I’m Daniella Snyder, a second-year graduate student at Villanova University, and your ‘Cat in Falvey Library’s Stacks. I’ll be posting about academics– from research to study habits and everything in between– and how Falvey Library can play a large role in your success here on campus!
Between Harry Potter, Game of Thrones, and Lord of the Rings, we’re no longer surprised by news of our most cherished fantasy books from childhood getting adapted into television shows or movies. However, despite the frequency of these adaptations (both good and bad), there is still an expectation and hope for the adaptation to be really great.
There has been a buzz over the last few weeks about His Dark Materials, the new HBO and BBC television adaptation of Philip Pullman’s trilogy, more commonly known as “The Golden Compass” books. I don’t want to spoil the story for anyone who hasn’t read the books, so I’ve linked a summary of the trilogy here. Given the critical failure of the 2007 movie version of The Golden Compass, fans are still skeptical about this eight-episode series.
According to our resident Golden Compass super-fan Sarah Wingo, the subject librarian for English Literature, Theatre, and Romance Languages and Literature, part of why the ’07 movie failed is because the book is difficult to adapt to visual media. She uses the example of the “daemons,” the animal version of a human’s soul in the book series. Wingo says the danger is that they just appear to be “an animal sidekick” complete with the ability to talk, think, and reason, but they are so much more. “While they work really well on the page,” she remarks, “it’s difficult to achieve them on screen.”
Other difficulties with the adaptation lie in the trilogy’s political undertones. Pullman offers a critique of the Catholic Church through the “Magisterium,” the theological powerhouse that governs the world he creates, and codes them as similar to that of Catholic leaders, in regards to dress, symbology, and titles. The ’07 movie received tremendous backlash from religious organizations, and Wingo fears that the television show might try to remove the religious aspects entirely. “But,” Wingo admits, “if you strip that out, the narrative ceases to work further.”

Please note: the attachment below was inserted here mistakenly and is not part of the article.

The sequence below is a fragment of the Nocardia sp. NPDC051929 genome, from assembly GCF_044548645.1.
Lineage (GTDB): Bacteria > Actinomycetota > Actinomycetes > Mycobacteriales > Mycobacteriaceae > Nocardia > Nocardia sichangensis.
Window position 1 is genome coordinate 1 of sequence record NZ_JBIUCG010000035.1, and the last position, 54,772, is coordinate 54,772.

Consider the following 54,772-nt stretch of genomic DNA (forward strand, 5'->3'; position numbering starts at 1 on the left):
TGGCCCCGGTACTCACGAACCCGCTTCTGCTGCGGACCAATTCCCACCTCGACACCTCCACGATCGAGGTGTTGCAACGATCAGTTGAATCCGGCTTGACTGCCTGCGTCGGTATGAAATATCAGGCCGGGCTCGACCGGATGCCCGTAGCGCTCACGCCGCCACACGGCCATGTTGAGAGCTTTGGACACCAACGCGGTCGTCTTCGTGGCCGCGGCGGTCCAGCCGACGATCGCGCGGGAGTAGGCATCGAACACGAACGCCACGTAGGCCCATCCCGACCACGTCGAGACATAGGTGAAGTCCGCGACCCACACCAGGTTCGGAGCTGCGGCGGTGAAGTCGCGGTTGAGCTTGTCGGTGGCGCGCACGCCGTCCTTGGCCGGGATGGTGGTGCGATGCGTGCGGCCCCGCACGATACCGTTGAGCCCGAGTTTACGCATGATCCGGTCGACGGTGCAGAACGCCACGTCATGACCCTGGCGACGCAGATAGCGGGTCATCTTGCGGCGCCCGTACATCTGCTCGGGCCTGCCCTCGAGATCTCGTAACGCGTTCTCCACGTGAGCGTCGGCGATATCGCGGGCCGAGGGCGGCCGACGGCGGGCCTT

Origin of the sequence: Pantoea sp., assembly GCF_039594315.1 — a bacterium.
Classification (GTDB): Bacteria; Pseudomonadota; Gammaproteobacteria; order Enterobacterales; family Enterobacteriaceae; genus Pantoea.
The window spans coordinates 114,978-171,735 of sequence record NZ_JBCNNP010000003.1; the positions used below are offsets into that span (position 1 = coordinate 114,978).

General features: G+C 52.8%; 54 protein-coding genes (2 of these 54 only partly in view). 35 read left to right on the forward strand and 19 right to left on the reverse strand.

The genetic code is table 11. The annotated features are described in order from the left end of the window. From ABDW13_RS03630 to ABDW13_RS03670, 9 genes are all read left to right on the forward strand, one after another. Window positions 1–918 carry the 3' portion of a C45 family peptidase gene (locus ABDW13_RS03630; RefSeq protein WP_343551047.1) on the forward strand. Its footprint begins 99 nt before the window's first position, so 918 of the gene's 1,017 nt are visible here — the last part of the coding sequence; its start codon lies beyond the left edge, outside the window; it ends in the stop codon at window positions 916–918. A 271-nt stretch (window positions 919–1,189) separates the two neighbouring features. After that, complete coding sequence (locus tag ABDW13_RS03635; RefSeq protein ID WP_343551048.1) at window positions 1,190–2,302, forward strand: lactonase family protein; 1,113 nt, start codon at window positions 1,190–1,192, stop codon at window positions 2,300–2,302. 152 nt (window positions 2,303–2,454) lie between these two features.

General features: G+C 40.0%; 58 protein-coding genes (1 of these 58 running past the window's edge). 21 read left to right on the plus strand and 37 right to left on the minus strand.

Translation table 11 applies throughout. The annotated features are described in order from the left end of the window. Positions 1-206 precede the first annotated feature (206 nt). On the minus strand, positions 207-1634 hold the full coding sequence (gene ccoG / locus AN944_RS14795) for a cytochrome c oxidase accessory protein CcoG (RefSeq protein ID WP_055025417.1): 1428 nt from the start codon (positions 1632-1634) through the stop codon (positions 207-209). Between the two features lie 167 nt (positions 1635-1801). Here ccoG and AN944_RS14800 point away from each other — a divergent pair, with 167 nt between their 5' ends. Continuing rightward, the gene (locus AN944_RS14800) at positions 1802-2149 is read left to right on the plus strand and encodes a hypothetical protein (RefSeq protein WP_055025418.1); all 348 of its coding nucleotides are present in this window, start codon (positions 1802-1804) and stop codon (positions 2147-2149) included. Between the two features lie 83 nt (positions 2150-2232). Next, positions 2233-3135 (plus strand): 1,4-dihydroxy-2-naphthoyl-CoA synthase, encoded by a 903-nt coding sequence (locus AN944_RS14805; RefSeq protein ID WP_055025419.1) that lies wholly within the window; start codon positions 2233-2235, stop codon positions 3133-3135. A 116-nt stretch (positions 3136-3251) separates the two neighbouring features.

However, Wingo and other Golden Compass fans are still certainly interested in the way the rest of the season will play out, as the third episode dropped this past Monday night.
The reviews of the show have been positive so far. Following an interview with Jack Thorne, writer for His Dark Materials, Reid Nakamura concluded that the HBO show “learned from the failures” of the movie. Other critics would go so far as to say that “His Dark Materials is the tv adaptation that The Golden Compass deserves.” According to Laura Miller, in an article for Slate, “His Dark Materials [is] conclusive proof that TV is now the best medium for bringing epic literary fantasy to the screen,” and tv critics from VICE, The Ringer, and other online sites agree.
I was never a Golden Compass fan myself, but I watched the first episode of His Dark Materials this past weekend and now I can’t wait to read the book. Thankfully, Falvey Library has so many resources to help me enter into the conversation surrounding the books and new show.
The library has all three Golden Compass books in the permanent collection. They also have an amazing amount of additional reading materials, including reading companions like Dark Matter: Shedding Light on Philip Pullman’s Trilogy His Dark Materials and His Dark Materials Illuminated: Critical Essays on Philip Pullman’s Trilogy, which features a chapter by Dr. Lauren Shohet, a Villanova English professor. And, with a quick InterLibrary Loan request, you can get your hands on the graphic novel, books about the ’07 movie, and other fantastic reading guides.
Every time Sarah Wingo re-reads The Golden Compass trilogy, she sees something new. “I like books that can grow up with a kid,” she admits. Now, as an adult, Wingo finds a different perspective that she never would have found in her earlier readings, and Falvey Library hopes you’ll do the same. Whether this is your first time reading the series, or if you’ve grown up with the story since you were a kid, Falvey hopes the resources in the library lead you to see– and learn– something entirely brand new.
Daniella, our graduate assistant for Communication & Marketing, loves Stranger Things and Harry Potter the most in terms of fantasy or science fiction. What fandoms are you in? Tweet us @FalveyLibrary or DM us @villanovalibrary on Instagram.